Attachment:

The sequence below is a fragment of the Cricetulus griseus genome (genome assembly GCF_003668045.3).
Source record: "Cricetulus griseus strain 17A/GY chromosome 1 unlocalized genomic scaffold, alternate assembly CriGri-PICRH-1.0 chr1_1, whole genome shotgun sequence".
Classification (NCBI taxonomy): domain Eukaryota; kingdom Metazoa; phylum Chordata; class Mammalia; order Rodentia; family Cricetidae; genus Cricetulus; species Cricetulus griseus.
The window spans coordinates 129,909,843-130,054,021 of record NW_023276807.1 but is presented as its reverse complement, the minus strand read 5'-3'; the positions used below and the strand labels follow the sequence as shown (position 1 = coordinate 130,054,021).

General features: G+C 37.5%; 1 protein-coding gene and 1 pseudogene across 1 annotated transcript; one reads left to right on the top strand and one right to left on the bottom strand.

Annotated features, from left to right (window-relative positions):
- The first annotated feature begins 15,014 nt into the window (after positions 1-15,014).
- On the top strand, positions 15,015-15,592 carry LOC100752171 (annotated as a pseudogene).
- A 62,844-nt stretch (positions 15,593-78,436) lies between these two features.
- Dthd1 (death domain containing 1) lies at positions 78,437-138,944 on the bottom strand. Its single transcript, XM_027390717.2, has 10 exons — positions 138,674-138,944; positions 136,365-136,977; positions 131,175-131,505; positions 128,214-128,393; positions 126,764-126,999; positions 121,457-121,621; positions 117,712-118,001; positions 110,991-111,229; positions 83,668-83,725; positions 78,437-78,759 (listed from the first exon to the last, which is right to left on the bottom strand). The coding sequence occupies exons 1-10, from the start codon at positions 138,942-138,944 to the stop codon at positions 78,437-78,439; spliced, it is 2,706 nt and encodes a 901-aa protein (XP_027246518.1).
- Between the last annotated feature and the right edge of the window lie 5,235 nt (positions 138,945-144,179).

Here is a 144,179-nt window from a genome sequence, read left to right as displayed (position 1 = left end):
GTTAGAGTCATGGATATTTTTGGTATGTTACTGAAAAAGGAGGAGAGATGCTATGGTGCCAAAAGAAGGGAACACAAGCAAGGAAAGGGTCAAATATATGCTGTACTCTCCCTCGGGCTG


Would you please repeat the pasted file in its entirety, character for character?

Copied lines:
The sequence below is a fragment of the Cricetulus griseus genome (genome assembly GCF_003668045.3).
Source record: "Cricetulus griseus strain 17A/GY chromosome 1 unlocalized genomic scaffold, alternate assembly CriGri-PICRH-1.0 chr1_1, whole genome shotgun sequence".
Classification (NCBI taxonomy): domain Eukaryota; kingdom Metazoa; phylum Chordata; class Mammalia; order Rodentia; family Cricetidae; genus Cricetulus; species Cricetulus griseus.
The window spans coordinates 129,909,843-130,054,021 of record NW_023276807.1 but is presented as its reverse complement, the minus strand read 5'-3'; the positions used below and the strand labels follow the sequence as shown (position 1 = coordinate 130,054,021).

General features: G+C 37.5%; 1 protein-coding gene and 1 pseudogene across 1 annotated transcript; one reads left to right on the top strand and one right to left on the bottom strand.

Annotated features, from left to right (window-relative positions):
- The first annotated feature begins 15,014 nt into the window (after positions 1-15,014).
- On the top strand, positions 15,015-15,592 carry LOC100752171 (annotated as a pseudogene).
- A 62,844-nt stretch (positions 15,593-78,436) lies between these two features.
- Dthd1 (death domain containing 1) lies at positions 78,437-138,944 on the bottom strand. Its single transcript, XM_027390717.2, has 10 exons — positions 138,674-138,944; positions 136,365-136,977; positions 131,175-131,505; positions 128,214-128,393; positions 126,764-126,999; positions 121,457-121,621; positions 117,712-118,001; positions 110,991-111,229; positions 83,668-83,725; positions 78,437-78,759 (listed from the first exon to the last, which is right to left on the bottom strand). The coding sequence occupies exons 1-10, from the start codon at positions 138,942-138,944 to the stop codon at positions 78,437-78,439; spliced, it is 2,706 nt and encodes a 901-aa protein (XP_027246518.1).
- Between the last annotated feature and the right edge of the window lie 5,235 nt (positions 138,945-144,179).

Here is a 144,179-nt window from a genome sequence, read left to right as displayed (position 1 = left end):
GTTAGAGTCATGGATATTTTTGGTATGTTACTGAAAAAGGAGGAGAGATGCTATGGTGCCAAAAGAAGGGAACACAAGCAAGGAAAGGGTCAAATATATGCTGTACTCTCCCTCGGGCTG